Anthony Castrovince of MLB.com has an excellent story today about Major League Baseball Vice President Billy Bean and Arizona Diamondbacks manager Torey Lovullo.
The two struck up a strong friendship in the 80s, when both were Los Angeles area college players. Their bond grew stronger when both were drafted by the Detroit Tigers. They were roommates in the minor leagues and Lovullo was a groomsman at Bean’s wedding. Bean would be traded away from the Tigers, however, and over time they lost touch.
A big part of that had to do with Bean’s increasing estrangement from the game and the people in it. An estrangement born of the isolation he felt as a gay man at a time when being openly gay was considerably more difficult than it is today and being openly gay in professional baseball was inconceivable. Bean’s need to keep his sexuality private led to all manner of awfulness, Castrovince writes:
Hiding that secret from even his staunchest allies created complication. By his 1993 season with the Padres, Bean had left his wife and fallen in love with a man named Sam. They shared a condo 20 miles away from Jack Murphy Stadium, so as to avoid the detection of other Padres players. But when Bean hit his first big league home run on July 15, 1993, teammates Trevor Hoffman and Brad Ausmus showed up at his place with celebratory beers. Bean had to frantically push his partner out a separate exit to the garage. Sam hid there alone for several hours while a distracted Bean hosted his unexpected guests.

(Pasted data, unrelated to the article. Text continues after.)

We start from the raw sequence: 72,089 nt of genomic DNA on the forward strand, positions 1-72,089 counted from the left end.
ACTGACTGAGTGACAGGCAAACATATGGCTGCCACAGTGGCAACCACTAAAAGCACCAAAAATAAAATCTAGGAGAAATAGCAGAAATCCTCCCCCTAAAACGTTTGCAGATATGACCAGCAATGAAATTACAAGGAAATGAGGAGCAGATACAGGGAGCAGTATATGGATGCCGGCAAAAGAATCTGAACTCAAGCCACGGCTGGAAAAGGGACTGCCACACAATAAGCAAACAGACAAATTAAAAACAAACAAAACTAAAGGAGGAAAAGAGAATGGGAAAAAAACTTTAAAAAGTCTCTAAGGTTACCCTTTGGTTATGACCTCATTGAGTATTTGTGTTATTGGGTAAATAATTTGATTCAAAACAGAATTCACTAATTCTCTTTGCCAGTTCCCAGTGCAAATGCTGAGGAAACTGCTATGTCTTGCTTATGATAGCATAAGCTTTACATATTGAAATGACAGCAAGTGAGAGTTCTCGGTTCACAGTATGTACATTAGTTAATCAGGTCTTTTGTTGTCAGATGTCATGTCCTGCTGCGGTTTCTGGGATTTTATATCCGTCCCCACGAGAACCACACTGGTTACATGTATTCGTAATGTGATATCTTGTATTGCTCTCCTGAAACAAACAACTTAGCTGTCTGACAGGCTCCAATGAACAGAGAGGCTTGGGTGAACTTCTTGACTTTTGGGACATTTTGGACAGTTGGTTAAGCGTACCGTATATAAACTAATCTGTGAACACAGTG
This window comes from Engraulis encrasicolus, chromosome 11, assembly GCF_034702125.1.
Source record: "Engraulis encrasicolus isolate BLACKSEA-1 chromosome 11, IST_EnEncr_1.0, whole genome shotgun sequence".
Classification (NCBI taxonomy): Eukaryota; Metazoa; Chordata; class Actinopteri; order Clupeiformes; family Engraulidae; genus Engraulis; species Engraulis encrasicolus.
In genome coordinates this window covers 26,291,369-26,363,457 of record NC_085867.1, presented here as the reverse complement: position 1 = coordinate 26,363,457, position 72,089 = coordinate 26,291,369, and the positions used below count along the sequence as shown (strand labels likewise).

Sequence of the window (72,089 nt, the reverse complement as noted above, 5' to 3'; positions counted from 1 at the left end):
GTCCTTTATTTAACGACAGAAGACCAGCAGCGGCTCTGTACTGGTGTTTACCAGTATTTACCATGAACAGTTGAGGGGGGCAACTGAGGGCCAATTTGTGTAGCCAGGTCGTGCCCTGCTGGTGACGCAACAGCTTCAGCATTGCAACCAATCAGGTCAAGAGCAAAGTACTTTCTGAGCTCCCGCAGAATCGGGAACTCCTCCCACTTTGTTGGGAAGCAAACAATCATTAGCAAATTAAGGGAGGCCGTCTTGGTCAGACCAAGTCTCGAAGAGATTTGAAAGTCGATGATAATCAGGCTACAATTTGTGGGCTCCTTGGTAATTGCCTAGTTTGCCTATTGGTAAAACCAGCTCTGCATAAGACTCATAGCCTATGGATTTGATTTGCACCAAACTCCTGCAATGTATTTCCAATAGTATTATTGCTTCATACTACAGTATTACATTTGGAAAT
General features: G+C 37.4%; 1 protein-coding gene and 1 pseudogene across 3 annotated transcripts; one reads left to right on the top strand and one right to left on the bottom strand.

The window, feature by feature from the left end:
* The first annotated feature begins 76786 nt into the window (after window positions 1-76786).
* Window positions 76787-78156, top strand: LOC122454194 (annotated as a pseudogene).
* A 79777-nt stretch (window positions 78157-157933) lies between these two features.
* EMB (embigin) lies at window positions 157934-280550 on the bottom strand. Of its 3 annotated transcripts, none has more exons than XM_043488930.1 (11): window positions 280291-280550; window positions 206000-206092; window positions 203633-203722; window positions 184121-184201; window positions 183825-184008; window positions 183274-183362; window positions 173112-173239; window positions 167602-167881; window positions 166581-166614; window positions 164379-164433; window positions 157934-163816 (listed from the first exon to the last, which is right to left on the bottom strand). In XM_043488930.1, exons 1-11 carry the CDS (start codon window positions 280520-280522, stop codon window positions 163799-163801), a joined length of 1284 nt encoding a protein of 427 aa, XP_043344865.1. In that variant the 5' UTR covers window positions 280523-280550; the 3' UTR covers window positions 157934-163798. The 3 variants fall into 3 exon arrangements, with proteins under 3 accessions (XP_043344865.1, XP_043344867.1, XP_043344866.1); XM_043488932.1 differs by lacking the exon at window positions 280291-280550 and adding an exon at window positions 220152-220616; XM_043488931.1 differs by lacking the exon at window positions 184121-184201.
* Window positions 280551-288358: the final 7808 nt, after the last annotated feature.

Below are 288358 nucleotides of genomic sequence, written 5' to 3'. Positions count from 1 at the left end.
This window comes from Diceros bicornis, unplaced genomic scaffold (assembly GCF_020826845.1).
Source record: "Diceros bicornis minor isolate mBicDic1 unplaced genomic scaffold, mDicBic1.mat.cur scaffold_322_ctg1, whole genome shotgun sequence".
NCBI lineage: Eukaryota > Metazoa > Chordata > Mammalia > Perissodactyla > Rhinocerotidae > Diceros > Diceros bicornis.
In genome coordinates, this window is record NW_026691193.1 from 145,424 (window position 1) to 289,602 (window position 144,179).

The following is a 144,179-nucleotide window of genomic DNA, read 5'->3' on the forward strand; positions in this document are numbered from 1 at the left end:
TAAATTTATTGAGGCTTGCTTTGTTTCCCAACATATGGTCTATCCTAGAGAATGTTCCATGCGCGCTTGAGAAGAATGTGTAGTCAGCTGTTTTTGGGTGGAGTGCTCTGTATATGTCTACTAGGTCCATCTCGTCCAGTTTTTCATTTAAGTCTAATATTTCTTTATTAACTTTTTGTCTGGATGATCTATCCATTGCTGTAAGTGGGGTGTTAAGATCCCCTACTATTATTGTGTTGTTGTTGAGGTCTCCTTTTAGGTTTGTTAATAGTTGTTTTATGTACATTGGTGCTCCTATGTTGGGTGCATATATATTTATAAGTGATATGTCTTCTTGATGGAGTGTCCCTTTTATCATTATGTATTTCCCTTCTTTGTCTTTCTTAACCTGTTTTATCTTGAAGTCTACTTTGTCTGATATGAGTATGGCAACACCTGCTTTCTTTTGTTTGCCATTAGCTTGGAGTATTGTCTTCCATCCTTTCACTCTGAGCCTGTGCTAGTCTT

“That day sucked, man,” Bean says now.
The darkest days came when Sam became ill with complications from HIV just before Opening Day in 1995. Bean was by Sam’s side in the hospital the night he died and will have to live the rest of his life with the agonizing memory of the 24 hours that followed. That very day, the Padres sent him down to Triple-A after their final exhibition game. He reported to duty in Las Vegas and missed his partner’s funeral, all because he still couldn’t bear to reveal his secret to the team.
When Bean hung it up after the 1995 season he stayed away from baseball and went years without talking to his one-time close friend, Lovullo. But all of that changed a few years ago.
Castrovince’s story details how once close friends reunited and how Bean, now a high-ranking MLB official, and Lovullo, the Diamondbacks’ manager, have resumed supporting one another the way they did over 30 years ago when they were first pursuing their major league dreams.
It’s a good read. Take some time for it today.